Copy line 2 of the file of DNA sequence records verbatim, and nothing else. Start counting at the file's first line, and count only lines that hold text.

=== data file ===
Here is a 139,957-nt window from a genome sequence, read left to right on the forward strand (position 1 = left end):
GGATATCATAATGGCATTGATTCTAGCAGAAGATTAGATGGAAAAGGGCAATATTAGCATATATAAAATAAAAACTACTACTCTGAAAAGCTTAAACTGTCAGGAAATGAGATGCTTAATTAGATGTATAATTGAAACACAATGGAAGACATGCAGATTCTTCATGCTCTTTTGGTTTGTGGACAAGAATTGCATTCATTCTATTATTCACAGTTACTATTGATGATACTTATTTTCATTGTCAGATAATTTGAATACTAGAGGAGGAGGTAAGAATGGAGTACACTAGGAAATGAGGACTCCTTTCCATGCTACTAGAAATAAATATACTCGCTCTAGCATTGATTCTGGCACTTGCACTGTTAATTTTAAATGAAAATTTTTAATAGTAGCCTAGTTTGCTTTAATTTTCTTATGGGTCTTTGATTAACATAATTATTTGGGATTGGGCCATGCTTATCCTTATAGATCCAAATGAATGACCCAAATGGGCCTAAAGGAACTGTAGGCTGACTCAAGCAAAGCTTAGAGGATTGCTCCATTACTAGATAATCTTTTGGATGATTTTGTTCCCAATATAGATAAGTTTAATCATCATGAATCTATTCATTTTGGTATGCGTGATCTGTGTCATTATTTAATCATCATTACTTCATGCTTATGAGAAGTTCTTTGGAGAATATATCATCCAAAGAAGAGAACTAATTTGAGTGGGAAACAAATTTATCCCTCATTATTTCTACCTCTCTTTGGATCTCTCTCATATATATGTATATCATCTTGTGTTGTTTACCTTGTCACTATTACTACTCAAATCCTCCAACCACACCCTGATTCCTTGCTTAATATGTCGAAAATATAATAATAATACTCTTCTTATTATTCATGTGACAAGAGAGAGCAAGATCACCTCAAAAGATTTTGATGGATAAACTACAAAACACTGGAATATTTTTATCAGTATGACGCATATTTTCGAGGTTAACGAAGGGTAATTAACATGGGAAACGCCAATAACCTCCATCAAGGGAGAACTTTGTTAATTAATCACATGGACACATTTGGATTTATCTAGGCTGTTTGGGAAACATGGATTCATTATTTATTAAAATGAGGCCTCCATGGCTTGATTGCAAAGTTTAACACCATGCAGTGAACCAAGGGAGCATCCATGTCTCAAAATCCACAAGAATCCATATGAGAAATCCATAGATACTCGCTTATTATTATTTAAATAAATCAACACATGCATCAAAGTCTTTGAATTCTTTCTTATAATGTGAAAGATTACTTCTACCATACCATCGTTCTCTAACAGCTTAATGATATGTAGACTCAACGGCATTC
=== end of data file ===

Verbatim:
GGATATCATAATGGCATTGATTCTAGCAGAAGATTAGATGGAAAAGGGCAATATTAGCATATATAAAATAAAAACTACTACTCTGAAAAGCTTAAACTGTCAGGAAATGAGATGCTTAATTAGATGTATAATTGAAACACAATGGAAGACATGCAGATTCTTCATGCTCTTTTGGTTTGTGGACAAGAATTGCATTCATTCTATTATTCACAGTTACTATTGATGATACTTATTTTCATTGTCAGATAATTTGAATACTAGAGGAGGAGGTAAGAATGGAGTACACTAGGAAATGAGGACTCCTTTCCATGCTACTAGAAATAAATATACTCGCTCTAGCATTGATTCTGGCACTTGCACTGTTAATTTTAAATGAAAATTTTTAATAGTAGCCTAGTTTGCTTTAATTTTCTTATGGGTCTTTGATTAACATAATTATTTGGGATTGGGCCATGCTTATCCTTATAGATCCAAATGAATGACCCAAATGGGCCTAAAGGAACTGTAGGCTGACTCAAGCAAAGCTTAGAGGATTGCTCCATTACTAGATAATCTTTTGGATGATTTTGTTCCCAATATAGATAAGTTTAATCATCATGAATCTATTCATTTTGGTATGCGTGATCTGTGTCATTATTTAATCATCATTACTTCATGCTTATGAGAAGTTCTTTGGAGAATATATCATCCAAAGAAGAGAACTAATTTGAGTGGGAAACAAATTTATCCCTCATTATTTCTACCTCTCTTTGGATCTCTCTCATATATATGTATATCATCTTGTGTTGTTTACCTTGTCACTATTACTACTCAAATCCTCCAACCACACCCTGATTCCTTGCTTAATATGTCGAAAATATAATAATAATACTCTTCTTATTATTCATGTGACAAGAGAGAGCAAGATCACCTCAAAAGATTTTGATGGATAAACTACAAAACACTGGAATATTTTTATCAGTATGACGCATATTTTCGAGGTTAACGAAGGGTAATTAACATGGGAAACGCCAATAACCTCCATCAAGGGAGAACTTTGTTAATTAATCACATGGACACATTTGGATTTATCTAGGCTGTTTGGGAAACATGGATTCATTATTTATTAAAATGAGGCCTCCATGGCTTGATTGCAAAGTTTAACACCATGCAGTGAACCAAGGGAGCATCCATGTCTCAAAATCCACAAGAATCCATATGAGAAATCCATAGATACTCGCTTATTATTATTTAAATAAATCAACACATGCATCAAAGTCTTTGAATTCTTTCTTATAATGTGAAAGATTACTTCTACCATACCATCGTTCTCTAACAGCTTAATGATATGTAGACTCAACGGCATTC